“It was my first day on the job,” Nathan says with a wide grin.
“I wore a coat and tie, I looked very smart! I was going to work for a bank, sit in a swiveling chair, and swing my legs!”
Nathan and I are standing on the side of a road. The occasional share-taxi barrels past us, but mostly we are surrounded by the hush of farmland that stretches as far as the eye can see. We’re in the Southern Rift Valley of Western Kenya. Nathan is neither sitting, nor swinging his legs. We cross the road. The mid-morning sun casts our shadows long across the hot asphalt.
“I got to the office that day and they told me to go and get a cow from a farmer who was not making his loan repayments. So I walked ten miles pulling a cow back to the office. On my first day.” Nathan laughs, and I am incredulous.
Nathan works as a loan officer for Juhudi Kilimo, a Kiva partner microfinance institution in Kenya. Juhudi Kilimo makes microloans to farmers to finance the purchase of assets, like dairy cows. Of Juhudi’s roughly 3,500 borrowers, around six or seven will default in a given year. When that happens, a loan officer, and in this case Nathan, is asked to go and collect the asset so that Juhudi can sell it and recover some of the loss.
“I almost quit.” He says, “I almost called the office the next day and said I wouldn’t be coming in.” But he didn’t. And here he and I were, two years later, visiting another farmer outside of a town called Litein.
Two years ago when Nathan applied for a job as a loan officer with Juhudi Kilimo, he had just graduated from college. Considering that he was expecting a comfortable desk job, and met instead with physical labor on his first day, I would say that he is nothing short of dedicated.
One thing I that I did not expect when I started my Kiva Fellowship in January is the respect and admiration I have gained for microfinance loan officers. When I am not working in the office, I am in the field visiting borrowers. I have spent many a scorching and dusty day walking alongside a loan officer, and I consider it an honor and a privilege. It takes humility and tremendous patience to do the work that they do. A sense of humor is essential.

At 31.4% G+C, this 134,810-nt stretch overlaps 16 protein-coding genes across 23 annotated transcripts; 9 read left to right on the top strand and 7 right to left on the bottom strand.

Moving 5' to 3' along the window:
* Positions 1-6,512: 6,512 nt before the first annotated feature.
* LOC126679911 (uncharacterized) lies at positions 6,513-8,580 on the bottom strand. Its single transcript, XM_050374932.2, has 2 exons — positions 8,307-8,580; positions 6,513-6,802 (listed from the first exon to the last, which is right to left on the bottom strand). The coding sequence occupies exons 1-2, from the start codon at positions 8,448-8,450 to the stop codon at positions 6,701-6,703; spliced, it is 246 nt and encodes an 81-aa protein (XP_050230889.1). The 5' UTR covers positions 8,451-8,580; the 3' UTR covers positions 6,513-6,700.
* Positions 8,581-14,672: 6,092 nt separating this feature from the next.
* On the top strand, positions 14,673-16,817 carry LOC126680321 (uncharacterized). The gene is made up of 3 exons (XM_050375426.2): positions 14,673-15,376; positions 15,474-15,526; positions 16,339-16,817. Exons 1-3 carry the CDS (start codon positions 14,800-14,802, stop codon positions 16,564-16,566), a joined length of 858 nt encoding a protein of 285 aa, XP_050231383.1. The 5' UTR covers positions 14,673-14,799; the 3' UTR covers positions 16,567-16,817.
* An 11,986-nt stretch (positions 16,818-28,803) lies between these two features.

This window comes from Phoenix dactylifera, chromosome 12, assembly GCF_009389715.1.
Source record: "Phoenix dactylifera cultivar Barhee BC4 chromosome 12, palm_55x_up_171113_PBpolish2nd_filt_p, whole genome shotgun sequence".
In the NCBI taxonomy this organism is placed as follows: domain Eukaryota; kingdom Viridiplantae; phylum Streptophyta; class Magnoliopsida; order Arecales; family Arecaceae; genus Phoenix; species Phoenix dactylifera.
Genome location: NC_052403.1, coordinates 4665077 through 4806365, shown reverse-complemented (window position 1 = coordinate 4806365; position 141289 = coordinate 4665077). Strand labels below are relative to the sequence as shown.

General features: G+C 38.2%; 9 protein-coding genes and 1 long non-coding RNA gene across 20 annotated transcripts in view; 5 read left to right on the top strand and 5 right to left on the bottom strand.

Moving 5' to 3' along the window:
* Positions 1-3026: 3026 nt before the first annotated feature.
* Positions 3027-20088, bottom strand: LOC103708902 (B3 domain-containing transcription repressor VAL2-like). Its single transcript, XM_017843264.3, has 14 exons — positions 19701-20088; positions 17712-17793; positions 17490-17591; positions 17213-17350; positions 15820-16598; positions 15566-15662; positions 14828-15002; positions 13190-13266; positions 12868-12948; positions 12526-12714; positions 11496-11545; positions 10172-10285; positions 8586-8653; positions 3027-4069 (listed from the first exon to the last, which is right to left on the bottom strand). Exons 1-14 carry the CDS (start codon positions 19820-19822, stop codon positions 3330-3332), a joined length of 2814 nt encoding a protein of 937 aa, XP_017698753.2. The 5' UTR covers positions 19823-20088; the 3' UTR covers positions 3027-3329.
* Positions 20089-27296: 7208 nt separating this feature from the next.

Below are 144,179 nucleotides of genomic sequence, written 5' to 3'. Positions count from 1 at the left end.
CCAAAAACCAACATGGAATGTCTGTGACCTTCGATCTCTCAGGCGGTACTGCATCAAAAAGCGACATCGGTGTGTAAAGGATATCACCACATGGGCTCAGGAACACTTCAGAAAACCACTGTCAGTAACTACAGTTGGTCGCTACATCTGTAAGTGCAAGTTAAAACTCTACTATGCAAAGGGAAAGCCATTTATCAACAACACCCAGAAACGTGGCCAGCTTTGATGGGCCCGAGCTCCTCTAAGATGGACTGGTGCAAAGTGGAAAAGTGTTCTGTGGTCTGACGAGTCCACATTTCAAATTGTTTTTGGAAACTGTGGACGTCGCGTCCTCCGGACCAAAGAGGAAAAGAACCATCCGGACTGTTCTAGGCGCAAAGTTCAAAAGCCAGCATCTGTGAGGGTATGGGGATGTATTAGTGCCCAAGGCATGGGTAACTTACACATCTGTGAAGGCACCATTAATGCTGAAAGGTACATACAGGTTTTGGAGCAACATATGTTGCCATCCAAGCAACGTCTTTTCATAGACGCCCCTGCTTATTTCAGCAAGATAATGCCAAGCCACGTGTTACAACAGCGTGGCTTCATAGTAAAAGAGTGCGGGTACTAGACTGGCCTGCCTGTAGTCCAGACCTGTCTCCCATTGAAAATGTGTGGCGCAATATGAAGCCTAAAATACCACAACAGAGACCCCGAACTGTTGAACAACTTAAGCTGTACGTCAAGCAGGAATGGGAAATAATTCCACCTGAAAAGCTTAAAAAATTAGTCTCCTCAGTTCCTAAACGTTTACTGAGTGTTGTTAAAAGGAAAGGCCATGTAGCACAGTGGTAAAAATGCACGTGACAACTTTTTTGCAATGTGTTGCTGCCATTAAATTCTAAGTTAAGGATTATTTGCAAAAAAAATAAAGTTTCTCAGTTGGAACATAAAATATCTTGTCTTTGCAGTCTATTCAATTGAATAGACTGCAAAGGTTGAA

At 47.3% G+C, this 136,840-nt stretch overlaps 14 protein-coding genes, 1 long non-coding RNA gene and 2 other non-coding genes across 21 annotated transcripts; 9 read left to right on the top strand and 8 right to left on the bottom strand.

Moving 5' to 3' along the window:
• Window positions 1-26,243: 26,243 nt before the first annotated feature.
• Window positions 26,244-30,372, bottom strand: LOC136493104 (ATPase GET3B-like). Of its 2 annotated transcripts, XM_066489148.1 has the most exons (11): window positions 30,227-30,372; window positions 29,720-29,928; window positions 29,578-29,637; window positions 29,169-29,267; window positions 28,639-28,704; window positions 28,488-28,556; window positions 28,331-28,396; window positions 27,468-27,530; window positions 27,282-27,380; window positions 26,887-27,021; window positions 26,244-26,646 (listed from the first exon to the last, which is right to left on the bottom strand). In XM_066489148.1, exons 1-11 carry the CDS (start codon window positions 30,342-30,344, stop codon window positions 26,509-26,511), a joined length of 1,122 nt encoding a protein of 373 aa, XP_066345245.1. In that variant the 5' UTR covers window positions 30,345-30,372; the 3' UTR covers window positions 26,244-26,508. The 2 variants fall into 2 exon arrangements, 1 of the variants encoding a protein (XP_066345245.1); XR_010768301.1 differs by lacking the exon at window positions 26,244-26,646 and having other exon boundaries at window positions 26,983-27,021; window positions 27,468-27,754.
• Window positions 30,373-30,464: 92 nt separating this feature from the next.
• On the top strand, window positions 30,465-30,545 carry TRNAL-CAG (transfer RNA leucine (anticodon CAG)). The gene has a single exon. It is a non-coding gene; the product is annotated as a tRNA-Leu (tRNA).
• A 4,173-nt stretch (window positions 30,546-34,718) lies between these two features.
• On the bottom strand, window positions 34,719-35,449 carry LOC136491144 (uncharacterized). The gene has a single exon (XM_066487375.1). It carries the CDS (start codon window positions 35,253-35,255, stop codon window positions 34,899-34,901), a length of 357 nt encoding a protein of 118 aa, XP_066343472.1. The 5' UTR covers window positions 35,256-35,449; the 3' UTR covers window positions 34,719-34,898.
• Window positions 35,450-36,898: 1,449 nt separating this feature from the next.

The workday often begins before sunrise and finishes after sunset. Share-taxis only get a person so close to the final destination; many farms can only be reached by foot. A real lunch break can be a luxury, and very often it is skipped entirely. Furthermore, I think that ‘loan officer’ is a misleading title. It may make the work seem restricted to dealings with monetary exchanges, but I would argue that ‘motivational speaker,’ ‘business consultant,’ ‘advocate,’ and ‘educator’ would all be just as appropriate to describe the work of a loan officer. From my experience in Uganda and Kenya, the borrowers themselves actually prefer ‘teacher.’ I too find it to be far more fitting.
Back on the farm, Nathan and I have reached the home of the borrower we are meeting with. We’re served steaming cups of tea while we sit on a bench under the shade of a tree. A pair of puppies dart back and forth between our feet and a goose ruffles her feathers. Nathan smiles, takes a sip, and swings his legs.
Check out Nila’s other blog posts on the Kiva Fellow’s blog: